If you’re a client approaching retirement, or you’ve already accessed a chunk of your nest egg, you might suddenly find yourself surrounded by potential investment opportunities.
You start noticing ads in the newspaper promising returns of up to 12% on whisky. There’s a pile of flyers at your door. When you pick them up, one in particular catches your eye: ‘Start your property portfolio today with just £60k’. Everywhere you turn, someone, somewhere, is trying to get you to part with your money.
And this is on top of the allure of 6% interest rates on cash, which is distracting many clients from their plans.
These ‘exciting’ investments might seem like a scam, but they’re perfectly legal. So we have our work cut out for us to explain why these offers might not be as promising as they seem, and that it really is best to stick to the knitting.
Whisky investments: beyond the hype
Whisky investment has gained attention recently, partly due to the astonishing success stories where rare casks have sold for millions. The allure of annual returns ranging from 8% to 12% is undeniable. Additionally, the promise of owning a tangible asset with free storage and insurance, along with the absence of capital gains tax, is enticing.
However, what these advertisements and success stories often omit is the lack of regulation in the whisky investment industry. In the event of a mishap or fraudulent activity, the chances of recovering investments are minimal. Investing in whisky can potentially jeopardise decades of hard work and financial planning.
The absence of regulatory bodies, such as the Financial Conduct Authority makes it challenging to ascertain the true value of investments. Some platforms will offer the opportunity to invest in the rarest and most expensive whisky, only for the cask to be filled with something you’d find in your nearest Bargain Booze outlet. Others will offer guaranteed returns, only for casks to sell for far less than promised. In some cases, clients might find themselves investing in casks that don’t even exist.
What they don’t tell you about property investments
Likewise, the allure of property is understandable, especially when clients see the value of their own homes skyrocket. They may even be kicking themselves for not building a property empire sooner.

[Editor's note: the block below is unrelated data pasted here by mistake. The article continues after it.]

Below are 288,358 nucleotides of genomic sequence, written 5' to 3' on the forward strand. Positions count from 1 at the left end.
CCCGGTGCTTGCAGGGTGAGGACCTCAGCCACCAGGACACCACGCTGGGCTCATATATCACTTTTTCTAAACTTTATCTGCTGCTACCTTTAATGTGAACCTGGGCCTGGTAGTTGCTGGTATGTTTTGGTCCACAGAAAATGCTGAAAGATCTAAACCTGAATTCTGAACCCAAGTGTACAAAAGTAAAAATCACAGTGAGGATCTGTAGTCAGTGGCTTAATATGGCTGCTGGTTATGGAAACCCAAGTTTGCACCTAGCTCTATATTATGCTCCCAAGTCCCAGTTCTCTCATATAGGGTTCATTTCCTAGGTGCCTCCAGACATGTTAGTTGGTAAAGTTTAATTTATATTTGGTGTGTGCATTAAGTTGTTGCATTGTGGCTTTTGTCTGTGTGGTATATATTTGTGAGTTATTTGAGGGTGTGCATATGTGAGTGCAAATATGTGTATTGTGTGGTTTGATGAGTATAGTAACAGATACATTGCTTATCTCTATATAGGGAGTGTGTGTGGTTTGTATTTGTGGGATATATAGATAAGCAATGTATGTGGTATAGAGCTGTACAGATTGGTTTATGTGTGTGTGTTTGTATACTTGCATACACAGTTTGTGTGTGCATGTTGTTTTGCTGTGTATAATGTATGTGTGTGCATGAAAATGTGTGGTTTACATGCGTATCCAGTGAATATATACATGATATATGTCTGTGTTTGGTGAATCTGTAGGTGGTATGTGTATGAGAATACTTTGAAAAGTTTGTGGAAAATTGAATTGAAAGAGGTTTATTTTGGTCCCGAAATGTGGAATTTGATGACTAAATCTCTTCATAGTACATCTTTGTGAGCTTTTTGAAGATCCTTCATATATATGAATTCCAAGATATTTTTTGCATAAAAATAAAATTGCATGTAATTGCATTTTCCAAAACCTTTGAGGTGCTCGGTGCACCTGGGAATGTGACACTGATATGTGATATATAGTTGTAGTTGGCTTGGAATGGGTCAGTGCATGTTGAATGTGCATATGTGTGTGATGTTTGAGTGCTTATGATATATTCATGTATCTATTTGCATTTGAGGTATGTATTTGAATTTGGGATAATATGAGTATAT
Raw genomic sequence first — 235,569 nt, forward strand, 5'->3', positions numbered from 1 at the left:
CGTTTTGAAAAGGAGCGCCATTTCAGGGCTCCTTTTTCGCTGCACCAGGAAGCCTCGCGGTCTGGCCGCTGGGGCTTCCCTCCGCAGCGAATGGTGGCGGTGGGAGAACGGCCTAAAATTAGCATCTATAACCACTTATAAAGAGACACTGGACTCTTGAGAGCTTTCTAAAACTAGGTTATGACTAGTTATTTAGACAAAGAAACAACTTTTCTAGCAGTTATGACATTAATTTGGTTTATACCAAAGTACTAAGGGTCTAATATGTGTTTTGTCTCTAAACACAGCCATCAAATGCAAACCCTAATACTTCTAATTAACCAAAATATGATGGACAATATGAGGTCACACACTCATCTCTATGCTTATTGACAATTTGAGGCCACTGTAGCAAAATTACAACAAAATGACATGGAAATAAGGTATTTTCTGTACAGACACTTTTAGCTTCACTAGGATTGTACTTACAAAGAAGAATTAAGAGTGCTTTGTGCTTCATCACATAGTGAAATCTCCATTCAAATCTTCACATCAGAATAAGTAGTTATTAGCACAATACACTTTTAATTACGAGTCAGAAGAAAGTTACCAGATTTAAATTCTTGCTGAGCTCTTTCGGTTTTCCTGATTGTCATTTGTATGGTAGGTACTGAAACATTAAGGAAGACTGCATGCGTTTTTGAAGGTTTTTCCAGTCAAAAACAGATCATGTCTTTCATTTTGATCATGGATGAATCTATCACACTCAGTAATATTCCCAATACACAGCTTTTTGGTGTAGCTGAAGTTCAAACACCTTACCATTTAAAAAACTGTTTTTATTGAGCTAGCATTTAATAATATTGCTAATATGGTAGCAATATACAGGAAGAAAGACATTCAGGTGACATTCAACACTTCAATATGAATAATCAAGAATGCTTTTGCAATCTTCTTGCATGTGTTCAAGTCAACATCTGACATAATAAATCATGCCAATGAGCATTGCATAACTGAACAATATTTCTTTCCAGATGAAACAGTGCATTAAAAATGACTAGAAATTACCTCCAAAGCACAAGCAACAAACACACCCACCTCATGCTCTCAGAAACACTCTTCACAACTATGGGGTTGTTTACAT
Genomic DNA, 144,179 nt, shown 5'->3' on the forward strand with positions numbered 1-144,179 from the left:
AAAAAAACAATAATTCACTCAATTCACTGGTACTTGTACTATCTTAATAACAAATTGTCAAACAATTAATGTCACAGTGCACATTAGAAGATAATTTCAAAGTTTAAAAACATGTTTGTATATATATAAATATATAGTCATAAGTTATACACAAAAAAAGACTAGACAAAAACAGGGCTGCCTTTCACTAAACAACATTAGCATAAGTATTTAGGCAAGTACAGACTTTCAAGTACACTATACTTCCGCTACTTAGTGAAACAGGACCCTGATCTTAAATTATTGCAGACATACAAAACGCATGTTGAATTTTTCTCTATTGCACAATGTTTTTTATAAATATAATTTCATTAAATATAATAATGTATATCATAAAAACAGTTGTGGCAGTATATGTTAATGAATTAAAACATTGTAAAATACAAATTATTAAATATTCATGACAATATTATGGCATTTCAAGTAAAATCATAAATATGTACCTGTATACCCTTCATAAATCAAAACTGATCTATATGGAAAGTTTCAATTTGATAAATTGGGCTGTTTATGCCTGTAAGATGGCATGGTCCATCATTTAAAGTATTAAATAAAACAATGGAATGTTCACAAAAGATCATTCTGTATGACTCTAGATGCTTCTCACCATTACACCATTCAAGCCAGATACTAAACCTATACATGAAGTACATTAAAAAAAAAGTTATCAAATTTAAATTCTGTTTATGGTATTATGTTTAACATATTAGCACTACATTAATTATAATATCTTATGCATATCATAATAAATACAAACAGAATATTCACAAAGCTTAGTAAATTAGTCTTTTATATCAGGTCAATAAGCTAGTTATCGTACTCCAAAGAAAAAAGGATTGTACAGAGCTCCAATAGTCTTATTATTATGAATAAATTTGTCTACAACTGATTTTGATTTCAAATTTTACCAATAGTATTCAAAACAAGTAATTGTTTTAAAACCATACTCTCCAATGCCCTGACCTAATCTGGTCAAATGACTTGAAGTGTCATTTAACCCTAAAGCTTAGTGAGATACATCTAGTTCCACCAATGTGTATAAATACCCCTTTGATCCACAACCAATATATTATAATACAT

It’s no wonder, then, that so many companies are encouraging people to invest in property. All they need to do is point to the huge growth the market has seen over the last 20 and 30 years.
However, it's crucial to educate clients about the changing landscape of property investments. Thanks to a series of regulatory changes, being a landlord isn’t what it used to be. Reduced tax relief on buy-to-let mortgages and stamp duty surcharges have impacted the profitability of being a landlord. Furthermore, proposed policy changes, such as Michael Gove’s elimination of 'no fault' evictions, add to the challenges landlords face.
While some landlords still manage to generate profits, it's imperative to emphasise the importance of comprehensive financial planning before venturing into property investment. Even if the potential returns seem attractive, the time and effort required to manage a property portfolio should be weighed against the demands of the stock market.
Investing isn’t supposed to be fun!
I tell my clients that whether a flyer’s been pushed through their door, or they’ve spotted an ad in the newspaper, they should think of these promises as little more than a tip off from a stranger down the pub.
These advertisers don’t know them, their lifestyle, their family situation or their goals. They don’t know how their existing investments are performing or how much progress they’ve made. They can’t possibly make a recommendation that’s right for them; it’s a far cry from a financial plan.
I acknowledge – as I’m sure you’re all doing at the moment – that I understand why they might be getting itchy feet. Their investments may well have been underperforming in recent years; property and whisky might seem like the perfect antidote — not to mention they’re more exciting, tangible and easy to understand than stocks and bonds.
But since when did investing have to be fun? In the long run, the most boring investments tend to be the safest and most reliable. Perhaps it’s time we separated the two.
We focus on optimising a client’s portfolio, so they can focus on optimising their life. If they have a passion for whisky or property, they can always indulge in a leisurely weekend getaway and a whisky tasting experience. It’s far better to leave that excitement to other pursuits and let us stick to the ‘mundanity’ of the plan.